19 September 1915 – Mission Profile

Few battles are impromptu affairs; most are organized to the last detail, though of course Moltke the Elder’s warning that ‘no plan survives first contact with the enemy’ is as true as ever a century ago. Today, the British First Army and IV Corps receive detailed final orders for their next great offensive of 1915. The contents represent weeks of planning and preparation based on analysis of Britain’s previous offensive efforts at Nueve Chapelle and Festubert, neither of which could be mistaken for an overwhelming success. Both took place on relatively narrow sectors of front, allowing the German defenders to concentrate artillery fire, so the new operations plan uses six divisions to attack on a wide front. Smoke will be used to mask infantry movements, and to supplement the still-inadequate British heavy artillery, the assault will also follow behind the very first chlorine gas attack ever launched by the British Army.

Referred to only as ‘the accessory’ in today’s OP order, security around the chlorine gas has been extraordinarily tight, with 150 tons of the stuff being shipped across the English Channel and on French railroads in unmarked wooden crates. Since Germany first used chlorine in April, a special 1,400-man unit has been assembled and trained to handle the 190-lb. steel cylinders, placing them in the foremost trenches while intensified air patrols prevent German reconnaissance from observing all the activity. Finally, thousands of ‘Hypo helmets’ (actually smoke hoods, seen above) made of flannel and celluloid are distributed to the men who will be going over the top wreathed in the poisonous cloud.

Another iconic innovation of the Great War will be tested in this coming battle. Stamped from carbon steel and based on the medieval ‘chapel de fer,’ the first and only batch of 4,400 ‘Type A’ Brodie helmets have been produced on a design created by an American named John Leopold Brodie who works at the Army and Navy Store in London. Easier to manufacture than the more-fragile Adrian helmet being produced now in France, the Brodie helmet is not received with joy by some officers who grumble that it looks un-soldierly. But battlefield experiences will quickly change minds, for the shaped steel is quite good at shrugging off the bursting fire overhead that has caused so many of the war’s gruesome injuries. Suggestions garnered after the Battle of Loos will be incorporated into the ‘Type B’ design; stamped from tougher manganese steel starting in October, it will become the Mark I helmet that is distributed to every British soldier by April.


Seen here in 1916 on the Somme battlefield, the Brodie helmet is about to receive its first test at Loos

British commander Sir John French arranges for Second Army to make diversionary attacks near Ypres, putting some 75,000 of his troops into the fight at once. Nor will Britain go on the attack alone, for much of the planning time has been spent on strategic communications. French supreme commander Joseph Joffre is at last ready to resume his long-postponed offensive in Champagne Province, and the western allies are duty-bound to relieve Russia from the German offensives which have put the Tsar’s peasant army back on its heels. The British force will attack in concert with the French Tenth Army under General Ferdinand Foch, extending the frontage of the assault along twenty miles between Arras and La Bassée. A four-day bombardment with more than four hundred heavy guns will precede the infantry waves, and both powers will keep two cavalry divisions on hand to exploit the hoped-for breakthrough.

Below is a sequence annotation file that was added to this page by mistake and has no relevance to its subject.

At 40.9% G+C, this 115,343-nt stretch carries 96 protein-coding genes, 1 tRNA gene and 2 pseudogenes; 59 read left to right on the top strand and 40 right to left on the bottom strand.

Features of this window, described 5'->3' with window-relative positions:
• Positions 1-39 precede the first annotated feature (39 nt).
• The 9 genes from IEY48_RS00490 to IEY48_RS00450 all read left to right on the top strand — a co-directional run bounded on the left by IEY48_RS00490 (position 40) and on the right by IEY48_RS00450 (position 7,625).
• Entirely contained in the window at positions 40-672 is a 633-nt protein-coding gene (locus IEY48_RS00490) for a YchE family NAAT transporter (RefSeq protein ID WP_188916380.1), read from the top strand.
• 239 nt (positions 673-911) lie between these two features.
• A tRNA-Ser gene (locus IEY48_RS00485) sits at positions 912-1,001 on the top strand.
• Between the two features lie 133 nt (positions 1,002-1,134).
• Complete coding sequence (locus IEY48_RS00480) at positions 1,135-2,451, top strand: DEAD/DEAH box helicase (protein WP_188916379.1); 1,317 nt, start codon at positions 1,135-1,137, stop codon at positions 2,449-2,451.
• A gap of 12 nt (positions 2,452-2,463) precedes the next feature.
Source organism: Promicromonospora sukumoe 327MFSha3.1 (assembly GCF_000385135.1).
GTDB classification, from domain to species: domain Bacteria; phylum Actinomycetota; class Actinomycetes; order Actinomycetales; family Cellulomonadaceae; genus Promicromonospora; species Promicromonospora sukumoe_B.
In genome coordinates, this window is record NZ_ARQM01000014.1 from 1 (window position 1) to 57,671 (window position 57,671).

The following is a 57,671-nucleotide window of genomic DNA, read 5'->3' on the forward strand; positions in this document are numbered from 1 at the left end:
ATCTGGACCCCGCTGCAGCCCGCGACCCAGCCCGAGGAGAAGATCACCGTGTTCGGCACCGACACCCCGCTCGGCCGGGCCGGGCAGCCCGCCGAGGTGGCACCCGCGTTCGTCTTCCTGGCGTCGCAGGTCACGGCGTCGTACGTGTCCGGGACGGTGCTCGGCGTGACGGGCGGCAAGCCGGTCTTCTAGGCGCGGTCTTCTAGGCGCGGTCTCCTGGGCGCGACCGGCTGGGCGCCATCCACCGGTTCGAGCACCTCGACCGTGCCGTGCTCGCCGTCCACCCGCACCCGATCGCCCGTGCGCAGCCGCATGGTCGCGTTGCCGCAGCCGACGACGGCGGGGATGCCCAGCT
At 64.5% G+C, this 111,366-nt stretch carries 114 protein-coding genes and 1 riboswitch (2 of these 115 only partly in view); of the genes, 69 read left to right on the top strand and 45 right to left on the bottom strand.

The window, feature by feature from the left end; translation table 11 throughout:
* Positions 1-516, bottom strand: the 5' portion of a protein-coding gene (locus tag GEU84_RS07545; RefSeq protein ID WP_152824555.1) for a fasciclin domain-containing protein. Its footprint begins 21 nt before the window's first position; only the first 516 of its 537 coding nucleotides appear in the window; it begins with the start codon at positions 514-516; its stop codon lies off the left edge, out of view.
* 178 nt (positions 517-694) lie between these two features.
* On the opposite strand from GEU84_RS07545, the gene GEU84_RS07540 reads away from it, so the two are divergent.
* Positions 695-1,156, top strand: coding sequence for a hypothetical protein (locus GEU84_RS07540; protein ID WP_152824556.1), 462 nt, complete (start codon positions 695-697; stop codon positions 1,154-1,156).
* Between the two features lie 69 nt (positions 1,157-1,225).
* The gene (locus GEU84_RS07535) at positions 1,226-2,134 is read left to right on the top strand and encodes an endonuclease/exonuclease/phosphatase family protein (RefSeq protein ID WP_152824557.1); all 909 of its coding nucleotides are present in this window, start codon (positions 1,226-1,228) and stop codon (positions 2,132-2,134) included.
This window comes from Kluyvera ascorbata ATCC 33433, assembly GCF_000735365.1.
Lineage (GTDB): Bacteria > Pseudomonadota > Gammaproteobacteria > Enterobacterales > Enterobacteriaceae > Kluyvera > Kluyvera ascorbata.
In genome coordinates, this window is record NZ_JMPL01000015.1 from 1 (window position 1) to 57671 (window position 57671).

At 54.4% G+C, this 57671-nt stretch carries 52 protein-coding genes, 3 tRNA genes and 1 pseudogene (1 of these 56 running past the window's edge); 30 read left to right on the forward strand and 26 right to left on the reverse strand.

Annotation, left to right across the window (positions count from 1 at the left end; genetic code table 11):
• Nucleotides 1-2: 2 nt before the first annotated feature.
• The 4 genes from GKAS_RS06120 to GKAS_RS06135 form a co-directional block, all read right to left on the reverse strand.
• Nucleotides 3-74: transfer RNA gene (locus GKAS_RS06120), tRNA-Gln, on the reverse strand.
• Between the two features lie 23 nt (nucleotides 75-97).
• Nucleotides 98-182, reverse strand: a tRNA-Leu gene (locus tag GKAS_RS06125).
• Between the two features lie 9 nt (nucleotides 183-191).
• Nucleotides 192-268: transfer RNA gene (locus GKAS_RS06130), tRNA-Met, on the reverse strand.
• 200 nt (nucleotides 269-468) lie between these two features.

This coordinated effort — which is already the subject of chatter in the streets of London as ‘the Big Push’ — aims to crush the German Sixth Army. Advancing in column formations, the attacking divisions in Artois will have the entire Western Front standing by for a potential order of general advance. Organization and traffic management will be key to a successful advance. Previous experiences with supply lines being jammed lead to intense training and preparation for the inevitable counterflow of casualties and messages going back while reinforcements and ammunition go forward. As zero hour draws closer, reserve divisions receive extra rations in expectation that field kitchens will be last in the order of battle. Tens of thousands of greatcoats are distributed, for the season is turning and the nights are becoming chilly. The British First Army alone sets up forty-five medical stations to process an expected forty thousand wounded men, while ambulance trains, barges, and ambulance convoys are pre-positioned to evacuate them.

It all seems a very good plan, and very modern, especially as both powers use their air arms to attack the intended zone in depth, bombing railways and infrastructure. By our latter-day lights, the Battle of Loos seems an archetypal combined arms operation, and it is, but this is still going to be the biggest and most complex operation the allies have attempted all year; and for all the detailed planning and preparation involved in formulating the plan, the men expected to execute the operations order now have just five days to learn it.


A map of the main British attack on September 25th, known as the Battle of Loos